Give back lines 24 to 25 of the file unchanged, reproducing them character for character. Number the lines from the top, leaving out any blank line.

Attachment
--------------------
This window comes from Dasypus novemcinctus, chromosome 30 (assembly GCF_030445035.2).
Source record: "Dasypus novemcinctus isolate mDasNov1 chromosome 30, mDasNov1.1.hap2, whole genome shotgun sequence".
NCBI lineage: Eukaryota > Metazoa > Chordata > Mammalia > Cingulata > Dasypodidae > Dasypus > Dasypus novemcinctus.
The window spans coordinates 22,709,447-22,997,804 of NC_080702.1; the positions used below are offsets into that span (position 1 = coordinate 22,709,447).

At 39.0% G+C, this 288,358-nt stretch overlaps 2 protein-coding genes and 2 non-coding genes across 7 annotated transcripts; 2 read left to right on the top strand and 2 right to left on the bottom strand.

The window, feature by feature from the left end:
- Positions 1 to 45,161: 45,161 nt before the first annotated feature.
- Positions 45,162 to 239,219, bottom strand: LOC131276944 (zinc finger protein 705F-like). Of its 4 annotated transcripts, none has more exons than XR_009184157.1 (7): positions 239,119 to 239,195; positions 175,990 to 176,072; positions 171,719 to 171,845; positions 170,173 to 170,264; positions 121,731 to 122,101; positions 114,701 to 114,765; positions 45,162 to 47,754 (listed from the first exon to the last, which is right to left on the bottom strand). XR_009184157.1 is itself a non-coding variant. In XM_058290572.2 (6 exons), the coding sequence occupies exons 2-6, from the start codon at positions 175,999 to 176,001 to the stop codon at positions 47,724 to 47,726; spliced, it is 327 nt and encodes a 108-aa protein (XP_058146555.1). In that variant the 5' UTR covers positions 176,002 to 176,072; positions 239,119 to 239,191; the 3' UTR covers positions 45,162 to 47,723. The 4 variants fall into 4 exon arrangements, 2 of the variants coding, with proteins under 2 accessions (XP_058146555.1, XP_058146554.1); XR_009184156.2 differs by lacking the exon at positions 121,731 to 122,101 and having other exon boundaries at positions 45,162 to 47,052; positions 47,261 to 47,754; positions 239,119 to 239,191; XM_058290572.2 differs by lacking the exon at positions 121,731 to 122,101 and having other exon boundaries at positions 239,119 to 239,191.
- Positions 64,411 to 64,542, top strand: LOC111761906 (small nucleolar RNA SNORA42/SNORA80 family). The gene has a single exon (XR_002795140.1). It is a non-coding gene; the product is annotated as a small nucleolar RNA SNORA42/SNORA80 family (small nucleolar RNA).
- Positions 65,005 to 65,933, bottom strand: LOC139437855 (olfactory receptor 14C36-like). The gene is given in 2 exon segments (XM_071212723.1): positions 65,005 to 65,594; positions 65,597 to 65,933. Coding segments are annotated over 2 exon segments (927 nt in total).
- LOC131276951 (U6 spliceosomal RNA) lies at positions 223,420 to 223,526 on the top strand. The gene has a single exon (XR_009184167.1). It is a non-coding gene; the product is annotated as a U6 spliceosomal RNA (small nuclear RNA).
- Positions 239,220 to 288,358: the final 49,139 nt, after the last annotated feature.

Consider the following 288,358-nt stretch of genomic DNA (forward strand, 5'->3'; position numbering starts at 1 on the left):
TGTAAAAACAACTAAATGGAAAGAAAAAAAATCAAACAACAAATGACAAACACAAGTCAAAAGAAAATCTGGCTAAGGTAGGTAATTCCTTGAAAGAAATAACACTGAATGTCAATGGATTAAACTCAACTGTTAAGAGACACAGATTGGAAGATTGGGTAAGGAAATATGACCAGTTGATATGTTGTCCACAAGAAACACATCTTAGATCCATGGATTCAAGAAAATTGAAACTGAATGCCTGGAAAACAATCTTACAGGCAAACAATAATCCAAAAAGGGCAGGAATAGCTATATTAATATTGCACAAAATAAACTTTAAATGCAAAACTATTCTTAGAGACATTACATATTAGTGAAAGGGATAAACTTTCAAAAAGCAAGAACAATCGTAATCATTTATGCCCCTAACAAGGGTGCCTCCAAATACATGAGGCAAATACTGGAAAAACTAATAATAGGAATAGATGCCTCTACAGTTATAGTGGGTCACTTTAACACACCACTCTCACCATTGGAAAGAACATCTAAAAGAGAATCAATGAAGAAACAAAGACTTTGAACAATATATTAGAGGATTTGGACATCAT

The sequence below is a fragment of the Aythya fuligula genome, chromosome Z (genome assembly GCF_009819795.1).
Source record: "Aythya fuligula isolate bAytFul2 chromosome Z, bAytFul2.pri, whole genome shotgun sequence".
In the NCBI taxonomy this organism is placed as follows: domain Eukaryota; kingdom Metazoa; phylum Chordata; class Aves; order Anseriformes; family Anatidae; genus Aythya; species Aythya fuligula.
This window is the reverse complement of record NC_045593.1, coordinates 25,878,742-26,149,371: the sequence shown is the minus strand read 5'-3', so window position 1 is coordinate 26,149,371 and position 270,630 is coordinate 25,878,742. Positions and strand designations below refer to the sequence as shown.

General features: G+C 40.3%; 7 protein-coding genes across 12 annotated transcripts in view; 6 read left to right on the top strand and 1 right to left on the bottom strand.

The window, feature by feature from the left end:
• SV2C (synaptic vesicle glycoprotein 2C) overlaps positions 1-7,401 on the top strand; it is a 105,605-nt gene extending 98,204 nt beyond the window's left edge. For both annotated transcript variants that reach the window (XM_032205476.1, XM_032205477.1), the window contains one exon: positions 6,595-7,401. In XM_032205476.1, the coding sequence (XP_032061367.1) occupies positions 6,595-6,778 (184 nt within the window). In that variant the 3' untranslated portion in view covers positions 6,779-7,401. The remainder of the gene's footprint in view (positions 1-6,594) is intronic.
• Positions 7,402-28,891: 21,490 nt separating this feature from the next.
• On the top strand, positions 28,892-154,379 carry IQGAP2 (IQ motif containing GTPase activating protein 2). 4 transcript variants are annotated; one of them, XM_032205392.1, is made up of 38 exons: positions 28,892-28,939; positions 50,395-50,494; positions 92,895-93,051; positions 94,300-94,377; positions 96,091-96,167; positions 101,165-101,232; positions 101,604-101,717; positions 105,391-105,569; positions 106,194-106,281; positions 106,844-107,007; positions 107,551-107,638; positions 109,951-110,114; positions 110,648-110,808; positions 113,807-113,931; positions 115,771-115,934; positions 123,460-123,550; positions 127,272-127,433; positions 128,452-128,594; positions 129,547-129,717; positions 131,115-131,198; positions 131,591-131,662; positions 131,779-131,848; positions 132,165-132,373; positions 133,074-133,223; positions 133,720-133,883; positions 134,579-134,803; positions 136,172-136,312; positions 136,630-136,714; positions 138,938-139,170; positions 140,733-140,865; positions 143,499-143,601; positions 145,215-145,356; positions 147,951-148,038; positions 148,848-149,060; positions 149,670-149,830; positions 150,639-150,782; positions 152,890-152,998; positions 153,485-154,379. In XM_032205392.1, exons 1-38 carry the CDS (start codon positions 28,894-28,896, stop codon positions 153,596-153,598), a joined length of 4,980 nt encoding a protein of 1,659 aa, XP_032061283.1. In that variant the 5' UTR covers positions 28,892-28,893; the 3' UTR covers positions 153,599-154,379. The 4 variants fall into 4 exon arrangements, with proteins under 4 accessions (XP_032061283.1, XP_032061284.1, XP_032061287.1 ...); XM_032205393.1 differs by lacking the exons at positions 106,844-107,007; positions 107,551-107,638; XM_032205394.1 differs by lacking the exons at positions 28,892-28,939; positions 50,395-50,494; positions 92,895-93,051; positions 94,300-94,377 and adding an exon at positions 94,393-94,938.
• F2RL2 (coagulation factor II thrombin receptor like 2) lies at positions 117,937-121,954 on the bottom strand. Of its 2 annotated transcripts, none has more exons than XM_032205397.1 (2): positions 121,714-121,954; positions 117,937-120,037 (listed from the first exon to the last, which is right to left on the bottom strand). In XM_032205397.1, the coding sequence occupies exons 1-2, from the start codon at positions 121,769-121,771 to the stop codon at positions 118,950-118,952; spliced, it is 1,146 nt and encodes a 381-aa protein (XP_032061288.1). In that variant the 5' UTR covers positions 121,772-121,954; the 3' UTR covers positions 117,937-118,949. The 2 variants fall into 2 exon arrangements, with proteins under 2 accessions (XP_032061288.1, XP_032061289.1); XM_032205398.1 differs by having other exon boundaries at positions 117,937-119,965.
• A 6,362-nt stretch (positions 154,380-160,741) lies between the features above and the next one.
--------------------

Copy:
• F2RL2 (coagulation factor II thrombin receptor like 2) lies at positions 117,937-121,954 on the bottom strand. Of its 2 annotated transcripts, none has more exons than XM_032205397.1 (2): positions 121,714-121,954; positions 117,937-120,037 (listed from the first exon to the last, which is right to left on the bottom strand). In XM_032205397.1, the coding sequence occupies exons 1-2, from the start codon at positions 121,769-121,771 to the stop codon at positions 118,950-118,952; spliced, it is 1,146 nt and encodes a 381-aa protein (XP_032061288.1). In that variant the 5' UTR covers positions 121,772-121,954; the 3' UTR covers positions 117,937-118,949. The 2 variants fall into 2 exon arrangements, with proteins under 2 accessions (XP_032061288.1, XP_032061289.1); XM_032205398.1 differs by having other exon boundaries at positions 117,937-119,965.
• A 6,362-nt stretch (positions 154,380-160,741) lies between the features above and the next one.